Glowing ‘C dots’ stick to cancer cells

When exposed to near-infrared light, the dots fluoresce much brighter than unencapsulated dye to serve as a beacon to identify the cancer cells. (Credit: Cornell)

Researchers are testing a new camera system that uses fluorescent nanoparticles called C dots to make cancer cells glow, giving surgeons a clear view of cancer in real time.

It’s called the Artemis Fluorescence Camera System and is being used in a clinical trial with melanoma patients who have lesions in the head and neck region, says Uli Wiesner, professor of materials science and engineering at Cornell University and inventor of the fluorescent “C dots” (Cornell dots)

During an earlier clinical trial, radiologists injected C dots into melanoma patients to see whether the dots are safe and where they would go. But now, for the first time, they will use the C dots in conjunction with the Artemis system to image nodal disease in melanoma patients.

“This is extremely exciting, because in general it is the first time an optical inorganic nanoparticle probe will be used in a surgery room in conjunction with an optical camera to help surgeons identify nodal disease during surgery,” Wiesner says. “This is what we have worked toward all these years, and it will finally happen.”

For the new trial, they will first inject the C dots around the primary lesion in the head and neck. Then, using the Artemis camera, they will observe how the C dots are taken up by the lymphatic system and end up in the lymph nodes adjacent to the tumor. If those nodes contain cancer cells, the C dots should stick to them and glow. If the nodes are cancer-free, the C dots will not stick, and the fluorescence will be transient.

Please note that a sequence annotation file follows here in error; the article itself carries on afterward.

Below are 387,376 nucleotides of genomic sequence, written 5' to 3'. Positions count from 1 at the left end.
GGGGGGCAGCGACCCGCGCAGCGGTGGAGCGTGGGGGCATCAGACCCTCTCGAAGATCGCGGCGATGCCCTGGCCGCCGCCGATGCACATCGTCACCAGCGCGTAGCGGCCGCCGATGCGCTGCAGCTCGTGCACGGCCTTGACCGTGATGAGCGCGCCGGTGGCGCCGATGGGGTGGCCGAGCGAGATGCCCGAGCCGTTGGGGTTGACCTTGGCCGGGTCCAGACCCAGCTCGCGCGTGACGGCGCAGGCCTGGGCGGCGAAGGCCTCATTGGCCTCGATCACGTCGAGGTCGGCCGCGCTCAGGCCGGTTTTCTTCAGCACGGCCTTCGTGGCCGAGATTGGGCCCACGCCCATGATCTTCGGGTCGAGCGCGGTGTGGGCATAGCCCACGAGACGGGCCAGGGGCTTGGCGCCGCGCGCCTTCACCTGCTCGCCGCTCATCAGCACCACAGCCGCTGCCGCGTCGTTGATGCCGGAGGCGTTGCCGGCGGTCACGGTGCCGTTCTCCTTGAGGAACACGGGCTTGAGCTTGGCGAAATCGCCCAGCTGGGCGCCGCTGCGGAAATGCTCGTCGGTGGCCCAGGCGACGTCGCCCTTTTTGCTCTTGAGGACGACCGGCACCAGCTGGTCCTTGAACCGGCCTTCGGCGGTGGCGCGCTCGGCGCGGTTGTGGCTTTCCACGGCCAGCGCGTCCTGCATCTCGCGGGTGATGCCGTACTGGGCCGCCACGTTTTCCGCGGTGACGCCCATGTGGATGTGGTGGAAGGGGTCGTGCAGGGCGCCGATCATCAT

The clinical trial is being conducted at Memorial Sloan Kettering Cancer Center.

What are C dots?

C dots are silica spheres less than 8 nanometers in diameter that enclose several dye molecules. (A nanometer is one-billionth of a meter, about the length of three atoms in a row.) The silica shell, essentially glass, is chemically inert and small enough to pass through the body and out in the urine. For clinical applications, the dots are coated with polyethylene glycol so the body will not recognize them as foreign substances.

To make the dots stick to tumor cells, organic molecules that bind to tumor surfaces or even specific locations within tumors can be attached to the shell. When exposed to near-infrared light, the dots fluoresce much brighter than unencapsulated dye to serve as a beacon to identify the target cells. The technology, the researchers say, can show the extent of a tumor’s blood vessels, cell death, treatment response, and invasive or metastatic spread to lymph nodes and distant organs.

Source: Cornell University